I’m often asked, “When is winter here?” There really is and isn’t a good answer. The calendar and the weatherman don’t always sing from the same songbook.
Official winter is late December to late March. That lands spring at the end of April until late June. Looking out into the February garden in the lower South we have daffodils, yellow jessamine, saucer magnolias, tea olive, and so many other flowering shrubs and trees blooming in our gardens.
One of the old favorites blooming by my front steps is the Winter Daphne, Daphne odora,whose sweet lemon fragrance welcomes me and visitors. Plants respond to cues from the climate, day length, soil temperature, and/or moisture. They are programmed to grow, set buds, and flower according to at least one of these cues. I had a call this week from a gentleman who wanted to know if he should pick his lemons. He said the tree was loaded with fruit and starting to bud. My advice was that he should pick the lemons before it freezes. I didn’t one year and felt a little annoyed when I saw frozen lemons hanging on the tree. The tree was fine, but the lemons were wasted.
Beaufort is at a latitude of 32.4 degrees North of the Equator. Our average rainfall is about 52”/year, but a lot of that usually falls in the winter. The proximity to the ocean, bay, or tidal creeks helps to moderate temperatures. Some plants will need protection from frost or freezing when temperatures dip below 30°F. It’s not Spring yet. Plants also offer protection and food to migrating birds. Native plants like yaupon holly, wax myrtle, and beautyberry are low maintenance and support wildlife. Having food, cover and a source of water are the best ways to provide late winter entertainment as your woodpeckers, wrens, chickadees, cardinals, and other songbirds flock to your landscape beds. There may be an unexpected bonus of pest control as they feed their young insects and juicy caterpillars.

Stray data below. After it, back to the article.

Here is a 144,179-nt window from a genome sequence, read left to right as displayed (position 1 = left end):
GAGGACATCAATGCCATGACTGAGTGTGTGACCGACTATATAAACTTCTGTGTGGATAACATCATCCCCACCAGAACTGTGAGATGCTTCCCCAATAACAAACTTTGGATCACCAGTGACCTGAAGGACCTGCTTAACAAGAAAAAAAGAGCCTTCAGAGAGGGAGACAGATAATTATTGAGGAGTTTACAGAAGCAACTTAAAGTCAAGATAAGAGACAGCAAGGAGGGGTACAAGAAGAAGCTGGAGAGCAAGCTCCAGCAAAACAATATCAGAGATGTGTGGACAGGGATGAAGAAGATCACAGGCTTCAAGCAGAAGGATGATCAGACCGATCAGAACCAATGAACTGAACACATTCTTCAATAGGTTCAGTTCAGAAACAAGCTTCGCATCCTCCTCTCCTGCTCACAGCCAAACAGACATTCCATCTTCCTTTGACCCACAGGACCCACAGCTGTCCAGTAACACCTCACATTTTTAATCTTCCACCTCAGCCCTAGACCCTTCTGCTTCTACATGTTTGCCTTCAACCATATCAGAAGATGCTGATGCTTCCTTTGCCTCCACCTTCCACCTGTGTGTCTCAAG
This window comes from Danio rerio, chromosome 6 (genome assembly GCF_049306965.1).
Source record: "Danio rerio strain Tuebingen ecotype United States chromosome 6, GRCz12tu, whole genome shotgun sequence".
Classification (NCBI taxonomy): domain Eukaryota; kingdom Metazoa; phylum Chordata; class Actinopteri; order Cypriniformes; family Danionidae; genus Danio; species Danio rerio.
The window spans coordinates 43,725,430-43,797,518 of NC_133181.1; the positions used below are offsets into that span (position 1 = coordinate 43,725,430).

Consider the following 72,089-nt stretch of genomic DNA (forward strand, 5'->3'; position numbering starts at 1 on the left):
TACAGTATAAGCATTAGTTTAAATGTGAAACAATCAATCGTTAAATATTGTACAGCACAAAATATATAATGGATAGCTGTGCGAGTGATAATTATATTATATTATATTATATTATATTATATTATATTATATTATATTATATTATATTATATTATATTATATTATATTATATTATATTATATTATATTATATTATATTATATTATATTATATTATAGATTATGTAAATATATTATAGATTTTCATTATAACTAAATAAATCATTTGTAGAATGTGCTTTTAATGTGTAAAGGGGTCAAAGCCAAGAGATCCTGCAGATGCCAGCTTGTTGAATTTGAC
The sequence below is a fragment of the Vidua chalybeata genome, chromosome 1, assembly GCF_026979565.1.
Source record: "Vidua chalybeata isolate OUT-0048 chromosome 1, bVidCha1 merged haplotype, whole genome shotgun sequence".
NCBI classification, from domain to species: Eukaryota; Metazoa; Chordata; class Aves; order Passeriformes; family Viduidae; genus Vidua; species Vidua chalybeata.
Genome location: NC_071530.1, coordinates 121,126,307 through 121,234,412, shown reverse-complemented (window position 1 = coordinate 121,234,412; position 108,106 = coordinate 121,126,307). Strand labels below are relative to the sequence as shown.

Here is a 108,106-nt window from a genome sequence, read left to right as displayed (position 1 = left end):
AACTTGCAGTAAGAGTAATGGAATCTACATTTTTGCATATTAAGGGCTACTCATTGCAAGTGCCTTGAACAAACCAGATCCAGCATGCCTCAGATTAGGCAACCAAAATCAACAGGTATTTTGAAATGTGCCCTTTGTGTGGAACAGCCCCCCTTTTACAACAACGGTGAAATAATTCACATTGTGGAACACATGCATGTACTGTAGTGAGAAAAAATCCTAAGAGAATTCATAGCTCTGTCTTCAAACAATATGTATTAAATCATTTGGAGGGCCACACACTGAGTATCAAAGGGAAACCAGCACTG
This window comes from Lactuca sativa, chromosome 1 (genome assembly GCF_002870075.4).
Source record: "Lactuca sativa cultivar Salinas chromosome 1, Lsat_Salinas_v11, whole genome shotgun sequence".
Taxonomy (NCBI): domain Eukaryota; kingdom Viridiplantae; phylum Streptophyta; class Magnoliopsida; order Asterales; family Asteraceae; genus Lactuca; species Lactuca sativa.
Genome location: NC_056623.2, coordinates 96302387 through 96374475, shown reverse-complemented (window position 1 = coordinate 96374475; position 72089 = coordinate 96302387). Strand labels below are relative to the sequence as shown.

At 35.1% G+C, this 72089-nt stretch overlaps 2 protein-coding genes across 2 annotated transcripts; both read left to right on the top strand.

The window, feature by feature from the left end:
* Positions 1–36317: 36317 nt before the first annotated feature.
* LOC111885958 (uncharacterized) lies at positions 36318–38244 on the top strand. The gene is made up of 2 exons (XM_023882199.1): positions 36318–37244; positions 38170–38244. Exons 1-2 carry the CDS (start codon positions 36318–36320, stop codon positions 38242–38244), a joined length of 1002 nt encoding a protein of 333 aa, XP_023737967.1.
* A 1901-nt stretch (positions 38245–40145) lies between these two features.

This is the season to prune overgrown shrubs and shape young trees, and it’s still a great time to plant. Test the soil to check the pH; add lime in the recommended amount. It takes several months for lime to become activated in the soil. Work organic matter like compost into planting holes, but don’t plant trees or shrubs too low. That is a sure recipe for suffocation of roots and poor establishment.
Prune summer flowering shrubs; wait to prune azaleas and camellias until after they bloom. A few of the hydrangeas bloom on new wood, but the mopheads set their flower buds in the late summer and shouldn’t be pruned until after blooming. The oakleaf and some of the newer varieties can be pruned in late winter or spring to shape and remove dead wood. Pruning all roses except the climbers is typically done around mid-February. Pruning cuts should be made on a slant so that water doesn’t sit on the wounded stems. This is an excellent time to clean and sharpen the tools that will be used in pruning, planting, and maintenance.
Many vegetables enjoy the cool season and should be planted out in the garden now. Greens, turnips, sweet peas, carrots, and beets are great to get the growing season started. It is also time to start tender plants inside like tomatoes, peppers, and eggplant. It generally takes about 6 weeks for the plants to grow so they can be set out in mid-March.
There are also lots of flowers that stretch from season to season and give great winter and early spring color in beds and containers. Try mixing in some edible flowers like nasturtiums and pansies with cabbage, kale, and parsley.
Above: The Fortune daffodil is an early bloomer and has a nice fragrance.